‘The man in the cap' was part of the Down coaching staff four years later when Kevin Mussen was carried up the Hogan Stand steps on a wave of cheers from the entire six counties after he became the first man from north of the border to raise the Sam Maguire.
A year later, Paddy Doherty made the same journey after the Mournemen defended their crown. However, for Doherty, that first victory was the sweetest.
“You must have seen that won the first All-Ireland,” he wrote.
“The first is always the best.”
Joe Lennon, from Michael's own club Aghaderg, was the third Down skipper in the decade to hold the Sam Maguire aloft. Over 30 years on, he recalled his formative days in Down football
“Although the time has flown since my days with Aghaderg, I cherish the memory of them,” wrote three-time All-Ireland winner Lennon, who passed away in 2016.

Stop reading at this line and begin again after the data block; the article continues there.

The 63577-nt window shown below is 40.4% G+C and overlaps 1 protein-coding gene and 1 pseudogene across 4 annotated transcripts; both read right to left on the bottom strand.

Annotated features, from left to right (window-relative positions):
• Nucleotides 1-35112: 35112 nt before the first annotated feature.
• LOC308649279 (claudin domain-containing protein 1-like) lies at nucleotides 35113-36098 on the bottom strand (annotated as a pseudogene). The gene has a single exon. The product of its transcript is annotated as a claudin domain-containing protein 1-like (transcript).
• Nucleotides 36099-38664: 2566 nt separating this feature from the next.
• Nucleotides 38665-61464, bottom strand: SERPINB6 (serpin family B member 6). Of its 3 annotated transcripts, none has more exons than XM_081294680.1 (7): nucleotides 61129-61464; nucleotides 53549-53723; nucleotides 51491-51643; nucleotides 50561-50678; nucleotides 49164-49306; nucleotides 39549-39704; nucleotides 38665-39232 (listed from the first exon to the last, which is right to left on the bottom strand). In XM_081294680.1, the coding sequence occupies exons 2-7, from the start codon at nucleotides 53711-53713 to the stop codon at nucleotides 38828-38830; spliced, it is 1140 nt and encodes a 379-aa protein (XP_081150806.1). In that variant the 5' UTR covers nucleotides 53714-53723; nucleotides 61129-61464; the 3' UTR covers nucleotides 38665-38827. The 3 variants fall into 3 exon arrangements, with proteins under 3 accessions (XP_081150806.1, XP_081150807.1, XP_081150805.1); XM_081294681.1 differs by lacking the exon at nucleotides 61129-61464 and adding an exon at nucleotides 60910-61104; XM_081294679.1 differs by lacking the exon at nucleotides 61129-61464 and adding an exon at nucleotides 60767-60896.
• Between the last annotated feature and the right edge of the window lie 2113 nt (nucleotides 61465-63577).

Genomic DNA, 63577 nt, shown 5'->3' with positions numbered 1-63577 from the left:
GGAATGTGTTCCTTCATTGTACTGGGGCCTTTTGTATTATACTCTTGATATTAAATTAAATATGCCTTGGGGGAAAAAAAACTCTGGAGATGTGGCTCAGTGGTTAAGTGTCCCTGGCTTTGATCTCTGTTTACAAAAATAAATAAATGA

“The people, the games, the atmosphere and particularly the ethos has changed a lot.”
The black and white of the sixties gave way to the technicolour age of the 1970s and Donie O'Sullivan was the skipper as Kerry's green and gold held sway at the start of the decade. The Tralee native has his cherished medal and his memories from that September Sunday, but not a lot else.
“Unfortunately I didn't hold onto old programmes and memorabilia and, of course, as the years go by these become more interesting,” he wrote.
“It is said that youth is wasted on the young – it certainly applied to us in footballing days.”
Offaly and Dublin shared five titles between them, but by the end of the decade Kerry hands were back on the Sam Maguire. The signature of Ogie Moran (1978) is followed by Tim Kennelly, Ger Power and Jinmy Deenihan.